With silver balloons against an overcast sky, hundreds of people gathered in a north Minneapolis neighborhood to remember a 6-year-old, killed after a bullet lodged in her brain, and to demonstrate their outrage against gun violence.
Aniya Allen, riding in her mother’s car, was struck after they were suddenly caught in an exchange of gunfire near 36th and Penn avenues North. The girl died at Hennepin Healthcare two days later.
She was the third child struck by bullets in the city recently.
Aniya was the granddaughter of longtime Minneapolis anti-violence activist K.G. Wilson, who’d been providing regular updates about her condition.
But outside HCMC Wednesday afternoon, Wilson said he learned of his granddaughter’s death secondhand.
“I get in my truck, and I pick up my phone, and it’s just full of messages. So I’m looking like ‘sorry for your loss?’ I’m not even knowing that my granddaughter had passed and didn’t make it.”
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Wilson said his emotions changed from sadness to anger. He noted that no one has been arrested in Aniya’s shooting, nor in shootings that left two other children in critical condition, also with bullet wounds to the head.
“I haven’t heard of nobody turning themselves in. So these are the types of people that we have in Minneapolis that nobody wants to talk about,” Wilson said. “I respect what Black Lives Matter does as an organization and a movement, but when is Black lives going to matter to us? When we do something to us?”
As heavy clouds gathered overhead, several hundred people shared with Wilson that same grief and that same anger during vigil for Aniya on Penn Avenue.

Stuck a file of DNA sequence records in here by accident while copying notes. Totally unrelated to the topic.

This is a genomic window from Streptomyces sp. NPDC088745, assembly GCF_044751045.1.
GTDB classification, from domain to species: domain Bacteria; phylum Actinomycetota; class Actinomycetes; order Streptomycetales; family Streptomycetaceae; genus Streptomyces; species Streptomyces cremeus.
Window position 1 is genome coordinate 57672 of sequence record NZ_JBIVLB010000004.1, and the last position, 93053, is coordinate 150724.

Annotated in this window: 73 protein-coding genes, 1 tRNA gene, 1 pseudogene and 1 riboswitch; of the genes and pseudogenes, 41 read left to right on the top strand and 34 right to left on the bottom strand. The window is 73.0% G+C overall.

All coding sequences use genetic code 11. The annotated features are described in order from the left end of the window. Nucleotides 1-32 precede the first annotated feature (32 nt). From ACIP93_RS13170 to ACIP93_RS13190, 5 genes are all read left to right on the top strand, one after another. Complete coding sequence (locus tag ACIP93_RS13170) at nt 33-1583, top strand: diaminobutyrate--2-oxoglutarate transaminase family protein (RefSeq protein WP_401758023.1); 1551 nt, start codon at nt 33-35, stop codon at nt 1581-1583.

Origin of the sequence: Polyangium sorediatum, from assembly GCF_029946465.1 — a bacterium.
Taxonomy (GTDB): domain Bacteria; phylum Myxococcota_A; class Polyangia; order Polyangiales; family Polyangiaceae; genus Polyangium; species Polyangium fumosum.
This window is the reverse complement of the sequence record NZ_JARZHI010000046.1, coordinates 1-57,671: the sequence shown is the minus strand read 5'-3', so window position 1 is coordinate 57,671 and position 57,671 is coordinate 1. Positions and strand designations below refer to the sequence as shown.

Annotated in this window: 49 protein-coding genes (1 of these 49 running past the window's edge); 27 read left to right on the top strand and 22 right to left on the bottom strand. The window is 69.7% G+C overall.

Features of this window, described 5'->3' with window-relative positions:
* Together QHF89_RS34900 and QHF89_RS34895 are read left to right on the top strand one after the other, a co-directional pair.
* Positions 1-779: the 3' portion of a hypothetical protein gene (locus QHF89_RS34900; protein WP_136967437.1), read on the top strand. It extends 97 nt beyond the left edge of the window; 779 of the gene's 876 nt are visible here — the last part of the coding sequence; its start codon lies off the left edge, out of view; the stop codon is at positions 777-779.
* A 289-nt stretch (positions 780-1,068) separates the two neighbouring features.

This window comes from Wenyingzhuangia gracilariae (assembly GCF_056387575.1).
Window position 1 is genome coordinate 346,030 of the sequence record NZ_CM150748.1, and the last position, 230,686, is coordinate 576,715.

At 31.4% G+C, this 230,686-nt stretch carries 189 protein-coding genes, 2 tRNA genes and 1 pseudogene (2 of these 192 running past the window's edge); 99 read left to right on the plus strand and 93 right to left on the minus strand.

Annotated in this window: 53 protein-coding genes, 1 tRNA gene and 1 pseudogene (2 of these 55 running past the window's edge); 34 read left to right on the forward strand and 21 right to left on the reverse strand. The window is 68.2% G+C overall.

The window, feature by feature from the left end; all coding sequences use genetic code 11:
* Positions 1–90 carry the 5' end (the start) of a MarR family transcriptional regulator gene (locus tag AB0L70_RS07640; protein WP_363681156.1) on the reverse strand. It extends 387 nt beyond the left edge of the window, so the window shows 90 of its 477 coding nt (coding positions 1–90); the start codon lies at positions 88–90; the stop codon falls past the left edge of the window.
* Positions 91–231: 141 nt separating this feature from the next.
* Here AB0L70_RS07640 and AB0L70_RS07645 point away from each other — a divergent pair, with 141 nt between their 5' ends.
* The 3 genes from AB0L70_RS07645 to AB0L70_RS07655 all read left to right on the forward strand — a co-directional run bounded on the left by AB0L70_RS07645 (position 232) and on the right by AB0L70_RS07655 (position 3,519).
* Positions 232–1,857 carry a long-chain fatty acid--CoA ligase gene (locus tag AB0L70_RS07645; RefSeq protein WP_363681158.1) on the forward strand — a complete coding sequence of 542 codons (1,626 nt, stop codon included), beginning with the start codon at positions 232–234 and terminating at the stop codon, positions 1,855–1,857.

After they shut down the street to traffic, community organizer Michael Smith asked the group to put the same energy into ending the violence and finding Aniya’s killer as they put into protesting the murder of George Floyd.
“I’m tired of working hard behind the scenes for people who don’t value themselves enough to be out here in the good times, the bad times. Let’s start being together consistently,” Smith said.
Richard Zimmerman, who heads the Minneapolis Police Department’s homicide division, appeared at the gathering to offer his condolences. He noted that Wilson has shown up at countless other shootings over the decades to help survivors, and now Wilson is the one in need of support.
“We now need the community to step up and let us know who put that bullet in that little girl,” Zimmerman said. Earlier in the day, the homicide chief said a half-dozen detectives are working on the case.
Minneapolis police are also trying to find out who shot Ladavionne Garrett Jr. The 10-year-old was struck while riding with his parents April 30 near 34th and Morgan avenues North — a few blocks from where Aniya was struck.
Trinity Ottoson-Smith, 9, is also hospitalized with a gunshot wound to her head. She was shot Saturday while jumping on a trampoline at a birthday party in the city’s Jordan neighborhood.